Two Faces of Shabbat

5 Jun
English: Shabbat Candles Deutsch: Schabbatkerzen

Shabbat candles (Photo credit: Wikipedia)

Throughout the course of this academic year, I have been learning Hilchot Shabbat. Recently, I began taking a smicha test on that material. The exam is take-home, which might lead some to make suggestions about its simplicity, or question the validity of an open-book exam for such an important topic. I would like to deal with neither of those challenges now, except to say that the test is quite difficult, requiring considerable probing of the depths of legal details. In my answering of the multi-faceted test questions, I have come to think about Shabbat, and said details, in a different way, and asking the following: do the prohibitions make Shabbat? or Because it is Shabbat, certain activities are prohibited?

Prohibitions make Shabbat. After pouring over volumes of text that are filled with minute details, often prohibitions, it seemed clear that Shabbat is created by way of forbidding a litany of activities, down to the way we tear (or not) toilet paper and make tea. We define the day by prohibiting activities that prevent the day from passing like all the rest. Imagine the usual process for making a cup of tea, now imagine having to significantly alter the process because of prohibited ways of cooking. Yes, it can be burdensome and intimidating, especially for a novice, but it creates the atmosphere of a different kind of day, one where individuals must rethink basic tasks in a way that sanctifies the day. Even meals are different. They are festive, sanctified with wine, and usually involves a gathering of friends or family, and to allow the feeling of uniqueness to extend beyond the meals, additional prohibitions exist. For me, it is hard to imagine Shabbat as Shabbat when the day’s activities are ‘normal,’ where cell phones, televisions, and the internet are readily at hand. So in that sense, yes. The prohibitions give birth to an atmosphere that protects the sanctity of the day.

Speaking of atmosphere, it leads me to the other side of the equation. It assumes the existence of a day called Shabbat, that is distinct in its nature from the balance of the week. It is knowing that every seventh day will be somehow distinct from the preceding six. But then we have to set upon the job of making that day different, how is this done? Through prohibited activities. We effectively erect fences that prevent us from crossing into areas that would damage the atmosphere of the day, by doing so we stay away from what the halakhists call “the 39 melachot.” These so called fences are placed around tasks that are not “Shabbosdik,” or not in keeping with maintaining the holiness of Shabbat. Thus because there is a day called Shabbat, we forbid activities that create tension with the underlying assumption of Shabbat itself.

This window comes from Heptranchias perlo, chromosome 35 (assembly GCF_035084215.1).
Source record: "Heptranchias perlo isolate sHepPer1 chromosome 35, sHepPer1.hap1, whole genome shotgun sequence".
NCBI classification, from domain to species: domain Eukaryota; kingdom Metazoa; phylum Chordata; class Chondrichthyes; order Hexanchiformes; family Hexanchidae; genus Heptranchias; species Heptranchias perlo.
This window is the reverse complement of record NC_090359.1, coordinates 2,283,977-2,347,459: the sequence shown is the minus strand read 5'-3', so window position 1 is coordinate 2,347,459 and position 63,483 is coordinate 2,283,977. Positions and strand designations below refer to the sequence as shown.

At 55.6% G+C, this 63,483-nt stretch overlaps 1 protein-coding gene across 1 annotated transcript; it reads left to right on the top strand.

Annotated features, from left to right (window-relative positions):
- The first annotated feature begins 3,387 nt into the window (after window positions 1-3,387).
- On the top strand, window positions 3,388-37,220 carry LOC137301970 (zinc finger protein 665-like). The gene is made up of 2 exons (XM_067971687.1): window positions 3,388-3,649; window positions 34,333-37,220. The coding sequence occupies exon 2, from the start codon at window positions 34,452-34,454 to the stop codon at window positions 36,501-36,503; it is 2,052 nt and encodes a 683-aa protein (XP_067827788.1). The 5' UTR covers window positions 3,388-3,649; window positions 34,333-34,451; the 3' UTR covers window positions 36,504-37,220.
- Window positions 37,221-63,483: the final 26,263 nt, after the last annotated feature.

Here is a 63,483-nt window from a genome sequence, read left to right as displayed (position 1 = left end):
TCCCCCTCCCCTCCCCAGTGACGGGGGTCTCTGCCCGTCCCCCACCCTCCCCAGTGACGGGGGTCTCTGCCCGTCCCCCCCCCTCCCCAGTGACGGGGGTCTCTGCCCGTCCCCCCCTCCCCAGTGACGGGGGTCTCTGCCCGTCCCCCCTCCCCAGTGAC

The ability think about Shabbat in both directions has proved constructive for me. It has cemented my understanding of why I must make my tea differently on Shabbat as well as why I should not simply set a timer for my television (if I owned one), although it might be technically within the letter of the law. So as much as halakha creates Shabbat by way of preventing a litany of daily tasks, the assumed existence of a day of rest is manifested by ceasing from creative and quasi-creative activities. It is with these theories that I have found the lenient and stringent laws more compelling, as well as understanding their necessity in creating a mechanism for a halkically observant Shabbat.

Happy Shabbating, I would be curious to hear your thoughts.

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One Response to “Two Faces of Shabbat”

  1. Andrea 14 FriUTC2013-06-07T16:30:38+00:00UTC06bUTCFri, 07 Jun 2013 16:30:38 +0000, 2012 at 4:30 pm #

    But the real question is, can I knock?

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